JOURNAL ARTICLE

Probing electronic communication for efficient light-harvesting functionality: dyads containing a common perylene and a porphyrin, chlorin, or bacteriochlorin

Eunkyung Yang, Jieqi Wang, James R Diers, Dariusz M Niedzwiedzki, Christine Kirmaier, David F Bocian, Jonathan S Lindsey, Dewey Holten
Journal of Physical Chemistry. B 2014 February 13, 118 (6): 1630-47
24484243
The synthesis, photophysical, redox, and molecular-orbital characteristics of three perylene-tetrapyrrole dyads were investigated to probe the efficacy of the arrays for use as light-harvesting constituents. Each dyad contains a common perylene-monoimide that is linked at the N-imide position via an arylethynyl group to the meso-position of the tetrapyrrole. The tetrapyrroles include a porphyrin, chlorin, and bacteriochlorin, which have zero, one, and two reduced pyrrole rings, respectively. The increased pyrrole-ring reduction results in a progressive red shift and intensification of the lowest-energy absorption band, as exemplified by benchmark monomers. The arylethyne linkage affords moderate perylene-tetrapyrrole electronic coupling in the dyads as evidenced by the optical, molecular-orbital, and redox properties of the components of the dyads versus the constituent parts. All three dyads in nonpolar solvents exhibit relatively fast (subpicosecond) energy transfer from the perylene to the tetrapyrrole. Competing charge-transfer processes are also absent in nonpolar solvents, but become active for both the chlorin and bacteriochlorin-containing dyads in polar solvents. Calculations of energy-transfer rates via the Förster, through-space mechanism reveal that these rates are, on average, 3-fold slower than the observed rates. Thus, the Dexter through-bond mechanism contributes more substantially than the through-space mechanism to energy transfer in the dyads. The electronic communication between the perylene and tetrapyrrole falls in a regime intermediate between those operative in other classes of perylene-tetrapyrrole dyads that have previously been studied.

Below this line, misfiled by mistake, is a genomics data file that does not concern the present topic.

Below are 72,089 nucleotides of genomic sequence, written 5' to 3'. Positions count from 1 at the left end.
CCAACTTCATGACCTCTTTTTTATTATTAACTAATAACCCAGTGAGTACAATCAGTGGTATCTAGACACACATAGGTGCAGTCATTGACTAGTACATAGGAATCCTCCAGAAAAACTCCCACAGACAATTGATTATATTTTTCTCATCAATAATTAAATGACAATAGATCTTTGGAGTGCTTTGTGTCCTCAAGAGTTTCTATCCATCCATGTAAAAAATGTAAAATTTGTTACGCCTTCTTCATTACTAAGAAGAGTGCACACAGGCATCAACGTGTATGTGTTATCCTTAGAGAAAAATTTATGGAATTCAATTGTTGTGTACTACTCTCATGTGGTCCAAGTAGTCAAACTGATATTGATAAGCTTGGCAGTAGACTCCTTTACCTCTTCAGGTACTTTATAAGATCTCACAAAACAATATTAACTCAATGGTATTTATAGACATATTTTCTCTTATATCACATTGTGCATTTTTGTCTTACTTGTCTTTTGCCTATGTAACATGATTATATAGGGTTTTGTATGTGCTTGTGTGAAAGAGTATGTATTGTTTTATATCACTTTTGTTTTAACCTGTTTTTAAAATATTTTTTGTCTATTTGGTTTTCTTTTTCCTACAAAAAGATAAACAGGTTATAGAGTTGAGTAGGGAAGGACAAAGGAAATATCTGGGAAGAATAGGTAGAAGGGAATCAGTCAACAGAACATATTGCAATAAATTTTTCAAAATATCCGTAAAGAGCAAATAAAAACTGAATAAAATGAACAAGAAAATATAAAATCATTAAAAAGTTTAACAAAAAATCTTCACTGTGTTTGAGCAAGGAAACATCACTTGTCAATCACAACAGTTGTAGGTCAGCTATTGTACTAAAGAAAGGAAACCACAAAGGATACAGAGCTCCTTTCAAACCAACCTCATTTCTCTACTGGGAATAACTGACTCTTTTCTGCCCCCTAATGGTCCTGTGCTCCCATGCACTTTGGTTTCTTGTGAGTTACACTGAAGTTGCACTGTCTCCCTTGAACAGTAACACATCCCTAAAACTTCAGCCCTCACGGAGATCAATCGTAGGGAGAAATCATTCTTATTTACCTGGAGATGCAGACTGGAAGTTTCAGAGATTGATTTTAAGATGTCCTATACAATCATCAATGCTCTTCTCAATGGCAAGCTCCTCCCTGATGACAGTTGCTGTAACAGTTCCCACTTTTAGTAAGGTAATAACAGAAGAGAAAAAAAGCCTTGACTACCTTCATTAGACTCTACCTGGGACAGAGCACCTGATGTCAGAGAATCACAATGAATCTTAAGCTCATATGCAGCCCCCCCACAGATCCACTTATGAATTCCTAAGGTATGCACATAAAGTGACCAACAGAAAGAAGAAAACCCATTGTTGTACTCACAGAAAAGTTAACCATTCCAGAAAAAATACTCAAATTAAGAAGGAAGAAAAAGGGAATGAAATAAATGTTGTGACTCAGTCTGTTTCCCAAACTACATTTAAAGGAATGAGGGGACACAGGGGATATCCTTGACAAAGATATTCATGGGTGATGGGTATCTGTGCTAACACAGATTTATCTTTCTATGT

Full Text Links

Find Full Text Links for this Article

Discussion

You are not logged in. Sign Up or Log In to join the discussion.

Related Papers

Remove bar
Read by QxMD icon Read
24484243
×

Save your favorite articles in one place with a free QxMD account.

×

Search Tips

Use Boolean operators: AND/OR

diabetic AND foot
diabetes OR diabetic

Exclude a word using the 'minus' sign

Virchow -triad

Use Parentheses

water AND (cup OR glass)

Add an asterisk (*) at end of a word to include word stems

Neuro* will search for Neurology, Neuroscientist, Neurological, and so on

Use quotes to search for an exact phrase

"primary prevention of cancer"
(heart or cardiac or cardio*) AND arrest -"American Heart Association"